7
$ seq 1 3
1
2
3
$ seq 1 3 | xargs echo
1 2 3
$

Mentally replace seq 1 3 with any command that lists entries one-per-line on standard out. How can I get more-or-less what you'd expect, i.e. the entries on separate lines (echo 1; echo 2; echo 3;)?

  • Often is xargs not the command you need. You are using two external commands seq respectively xargs to achieve something that your shell can do it on it's own. Take for example Brace expansion in bash. You could then issue printf '%s\n' {1..10} to get the desired result – Valentin Bajrami Apr 12 '15 at 18:25
  • @val0x00ff My real use case is implementing a Brewfile for homebrew in my own bootstrap script. I'm not sure I can use any features of the shell to do the job. – Sean Allred Apr 12 '15 at 18:28
  • The function you have there nocomment and oneline could be combined into one function nocomment_oneline and put sed '/^#/d;/^.$/d' "$1" | sed -e :a -e '$!N;s/\n/ /;ta' – Valentin Bajrami Apr 12 '15 at 18:53
  • @val0x00ff Yes, but then I couldn't actually use it. – Sean Allred Apr 12 '15 at 18:54
  • I'm not sure why you wouldn't be able to? That just combines both functions. You are using one function to filter out comments and empty lines. After that you are reading the file and putting all lines in one. – Valentin Bajrami Apr 12 '15 at 19:02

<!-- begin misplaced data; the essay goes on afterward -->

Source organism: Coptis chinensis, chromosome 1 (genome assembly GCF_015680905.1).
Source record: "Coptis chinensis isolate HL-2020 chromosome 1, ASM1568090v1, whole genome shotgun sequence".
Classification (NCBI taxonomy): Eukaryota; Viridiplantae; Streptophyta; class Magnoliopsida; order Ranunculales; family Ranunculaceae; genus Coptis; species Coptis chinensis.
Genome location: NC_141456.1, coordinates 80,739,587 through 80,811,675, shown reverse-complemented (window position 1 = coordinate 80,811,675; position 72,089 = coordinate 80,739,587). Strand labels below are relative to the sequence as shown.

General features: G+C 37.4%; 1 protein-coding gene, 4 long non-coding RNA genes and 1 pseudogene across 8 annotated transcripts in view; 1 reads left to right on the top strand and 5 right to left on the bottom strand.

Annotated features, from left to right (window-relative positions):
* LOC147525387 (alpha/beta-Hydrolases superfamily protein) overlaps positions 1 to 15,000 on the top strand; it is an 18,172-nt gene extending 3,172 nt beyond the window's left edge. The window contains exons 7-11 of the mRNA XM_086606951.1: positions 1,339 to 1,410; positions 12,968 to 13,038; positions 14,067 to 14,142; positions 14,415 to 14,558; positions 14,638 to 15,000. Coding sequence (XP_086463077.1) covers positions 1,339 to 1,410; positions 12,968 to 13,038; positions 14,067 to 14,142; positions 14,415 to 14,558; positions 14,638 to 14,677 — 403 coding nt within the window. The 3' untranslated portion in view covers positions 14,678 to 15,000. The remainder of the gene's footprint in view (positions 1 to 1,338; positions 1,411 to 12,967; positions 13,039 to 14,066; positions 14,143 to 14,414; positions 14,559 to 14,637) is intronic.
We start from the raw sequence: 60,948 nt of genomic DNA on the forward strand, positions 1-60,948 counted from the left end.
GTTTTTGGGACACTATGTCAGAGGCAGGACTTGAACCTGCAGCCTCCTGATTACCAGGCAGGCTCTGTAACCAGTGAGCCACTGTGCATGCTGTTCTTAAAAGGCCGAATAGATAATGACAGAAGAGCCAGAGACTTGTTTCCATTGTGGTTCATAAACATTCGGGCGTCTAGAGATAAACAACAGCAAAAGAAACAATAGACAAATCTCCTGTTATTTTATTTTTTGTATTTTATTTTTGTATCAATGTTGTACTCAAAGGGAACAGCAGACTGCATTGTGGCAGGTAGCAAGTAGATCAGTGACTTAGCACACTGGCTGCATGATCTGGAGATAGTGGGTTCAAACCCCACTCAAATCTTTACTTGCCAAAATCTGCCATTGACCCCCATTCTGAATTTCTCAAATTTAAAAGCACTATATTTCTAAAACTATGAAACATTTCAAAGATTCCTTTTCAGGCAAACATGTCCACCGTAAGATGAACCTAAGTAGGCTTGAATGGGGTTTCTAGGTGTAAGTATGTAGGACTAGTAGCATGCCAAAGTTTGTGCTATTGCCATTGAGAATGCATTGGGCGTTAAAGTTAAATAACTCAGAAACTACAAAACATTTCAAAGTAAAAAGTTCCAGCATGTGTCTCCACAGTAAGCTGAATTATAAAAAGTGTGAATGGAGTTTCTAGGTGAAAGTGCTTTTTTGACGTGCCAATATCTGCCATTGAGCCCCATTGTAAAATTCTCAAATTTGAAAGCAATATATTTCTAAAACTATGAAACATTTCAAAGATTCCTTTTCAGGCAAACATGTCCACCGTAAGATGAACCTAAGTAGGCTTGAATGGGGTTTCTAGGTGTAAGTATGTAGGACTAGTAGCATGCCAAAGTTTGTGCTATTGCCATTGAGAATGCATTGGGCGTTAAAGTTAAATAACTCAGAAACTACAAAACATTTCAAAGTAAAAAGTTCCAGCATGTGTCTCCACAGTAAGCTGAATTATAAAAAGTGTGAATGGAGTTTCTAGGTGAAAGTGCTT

14

Normally xargs will put several arguments on one command line. To limit it to one argument at a time, use the -n option:

$ seq 3 | xargs -n 1 echo
1
2
3

Documentation

From man xargs:

-n max-args
Use at most max-args arguments per command line. Fewer than max-args arguments will be used if the size (see the -s option) is exceeded, unless the -x option is given, in which case xargs will exit.

Difference between -n and -L

-L is similar but has an extra feature: unlike -n, lines with trailing blanks are continued onto the next line. Observe:

$ echo $'1 \n2\n3\n4'
1 
2
3
4
$ echo $'1 \n2\n3\n4' | xargs -L 1 echo
1 2
3
4
$ echo $'1 \n2\n3\n4' | xargs -n 1 echo
1
2
3
4
  • I wonder: how do -n and -L differ in terms of use-case? Surely they must differ outside of this trivial example. – Sean Allred Apr 12 '15 at 18:00
  • @SeanAllred -L differs in that it has a trailing blank feature. I just added an example illustrating it. (Your answer has my +1) – John1024 Apr 12 '15 at 18:05
  • 1
    I think Sean means, when would you use xargs -L? When is the trailing blanks feature useful? – Tor Klingberg Apr 13 '15 at 14:57
6

A bit more research revealed the answer from Make xargs execute the command once for each line of input:

$ seq 1 3 | xargs -L 1 echo
1
2
3

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